In defence of borrowing for climate action

13 October 2022

Even though interest rates are rising globally, European governments should still borrow large sums to finance green projects. In some cases, the EU should help.

The European Commission is mulling exemptions from the EU’s fiscal rules for green investment (when rules are reapplied – they are currently suspended). Germany has signalled its reticence about loosening the rules, even though it is itself borrowing significant sums to fund its €200 billion energy package. In the UK, the Treasury has argued against using debt to finance steps to achieve net zero because it considers it unfair to make future generations pay. And now that global interest rates are rising, everyone is more cautious about issuing debt. But Europe has to wean itself off fossil fuels as quickly as possible, not only to cut emissions, but also to reduce its energy dependence on Russia as well as other autocratic governments.

We need more subtle thinking about when and for what purposes governments should take on more debt. At the moment, European governments are borrowing huge sums to bail out households and businesses by reducing the cost of energy. Intervention is vital to prevent poverty and destitution, and to protect spending across the economy, which will reduce the scale of the coming recession. But this is borrowing to consume – and with natural gas prices likely to remain high at least until 2024, debt will mount up, and government bond markets will fret about debt sustainability.

Markets are more sanguine about borrowing to invest. Governments have to accelerate the pace of investment in energy efficiency and alternatives to fossil fuels. The European Commission’s ‘RepowerEU’ plan, which sets out how the EU should cut energy imports from Russia, advocates rapid investment in energy efficiency measures, especially in buildings, and the substitution of cheaper renewables for expensive gas. Governments can help to achieve this more quickly by tapping bond markets and passing on cheap finance to green investment projects.

Debt is often the cheapest way to fund green energy investments – as opposed to equity, where investors take a share of the project’s profits. Wind and solar farms are usually financed by private sector debt, because they involve a lot of upfront capital expenditure, and equity investors are put off by the long and risky period of planning and construction before revenues start flowing. Once they are built, their operating expenditure is very low – wind is free, while natural gas is not. The revenues from selling electricity cover the debt repayments (especially when government also guarantees prices).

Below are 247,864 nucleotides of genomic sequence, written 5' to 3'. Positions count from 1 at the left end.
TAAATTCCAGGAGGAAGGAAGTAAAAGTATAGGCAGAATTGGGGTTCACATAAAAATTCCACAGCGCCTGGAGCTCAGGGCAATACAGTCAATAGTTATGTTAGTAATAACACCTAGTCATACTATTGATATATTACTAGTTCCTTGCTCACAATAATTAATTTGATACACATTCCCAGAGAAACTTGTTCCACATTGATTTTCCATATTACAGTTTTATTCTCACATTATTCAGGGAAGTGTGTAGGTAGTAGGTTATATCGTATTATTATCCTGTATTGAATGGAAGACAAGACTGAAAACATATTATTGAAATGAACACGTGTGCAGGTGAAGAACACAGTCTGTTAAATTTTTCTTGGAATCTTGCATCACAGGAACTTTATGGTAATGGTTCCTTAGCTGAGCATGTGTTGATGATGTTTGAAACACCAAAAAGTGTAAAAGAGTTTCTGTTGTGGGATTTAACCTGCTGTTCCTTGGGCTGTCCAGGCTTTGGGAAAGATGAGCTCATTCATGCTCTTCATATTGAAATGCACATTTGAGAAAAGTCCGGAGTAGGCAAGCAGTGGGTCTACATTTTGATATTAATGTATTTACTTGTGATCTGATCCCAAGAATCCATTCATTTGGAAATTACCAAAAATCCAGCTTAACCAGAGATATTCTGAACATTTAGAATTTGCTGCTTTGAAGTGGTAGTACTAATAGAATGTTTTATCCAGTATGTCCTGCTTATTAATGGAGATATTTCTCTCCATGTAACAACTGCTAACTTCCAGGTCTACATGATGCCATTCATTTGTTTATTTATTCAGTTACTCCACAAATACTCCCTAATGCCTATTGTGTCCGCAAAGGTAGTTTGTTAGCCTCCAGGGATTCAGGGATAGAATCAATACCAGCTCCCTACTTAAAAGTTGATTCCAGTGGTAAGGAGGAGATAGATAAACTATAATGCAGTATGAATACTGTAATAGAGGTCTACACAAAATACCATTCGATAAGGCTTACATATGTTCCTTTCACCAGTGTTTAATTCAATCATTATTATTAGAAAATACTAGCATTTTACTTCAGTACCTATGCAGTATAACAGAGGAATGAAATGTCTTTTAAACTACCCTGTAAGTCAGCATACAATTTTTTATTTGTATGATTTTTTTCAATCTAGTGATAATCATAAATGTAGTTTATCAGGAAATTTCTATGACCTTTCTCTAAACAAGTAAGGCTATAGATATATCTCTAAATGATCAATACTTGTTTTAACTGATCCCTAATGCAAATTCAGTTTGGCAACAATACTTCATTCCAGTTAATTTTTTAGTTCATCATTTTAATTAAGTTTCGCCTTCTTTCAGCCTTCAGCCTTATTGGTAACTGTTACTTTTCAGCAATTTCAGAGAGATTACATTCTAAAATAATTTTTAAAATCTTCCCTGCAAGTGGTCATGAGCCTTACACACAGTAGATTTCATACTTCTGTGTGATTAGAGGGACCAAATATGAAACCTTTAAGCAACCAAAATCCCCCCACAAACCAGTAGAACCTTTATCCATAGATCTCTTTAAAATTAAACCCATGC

This funding structure is needed for many mature green technologies, or ones that are nearly there. Renewables, the insulation of buildings, and the installation of heat pumps to heat them all are now mature technologies that can be rolled out at scale.  Chart 1 shows that, in order to meet net zero targets, capital expenditure on renewables and buildings will have to be very large this decade, with offsetting operating savings that stretch beyond 2050.

If governments can bring some of this capital investment forward, by reducing the cost of capital for investors (as well as speeding up the granting of permits, providing advice to households on retrofitting, and so forth), the operating savings will arrive sooner too. Governments can borrow at cheap rates in markets because they have more control over their tax revenues than corporations have over their income. That means they can pass on these cheap rates to projects, which will lead to more investment, more rapidly.

By borrowing to fund green projects, governments are creating assets. And if they can demonstrate to debt markets that the government will earn back at least their cost of capital, either through direct revenues from assets or from higher tax revenues arising from higher economic growth, their borrowing costs will not rise much. A borrowing government’s debt to GDP ratio may have risen – and that ratio is an important figure, and one which is closely watched by the markets – but that does not measure the riskiness of the debt.

Private sector funding is preferable for many green projects. Markets will more rapidly invest in more efficient, faster-charging batteries than government agencies will, because markets process information more efficiently than a bureaucracy can, and funnel money more rapidly to investments that offer better returns. And when governments make investments, they are exposing taxpayers to the risk that the construction is more expensive than planned, or that revenues are lower than initial estimates.

And yet. We are in an emergency situation, in which governments are borrowing huge sums to pay for energy consumption, with money still flowing to Europe’s enemy, Vladimir Putin. The risk to taxpayers that governments bet badly must be set against a speedier cut to gas, coal and oil consumption. And if governments invest in projects using mature technology, which have high up-front capital costs followed by operating cost savings, where revenues are easily secured, government borrowing is a good tool to use.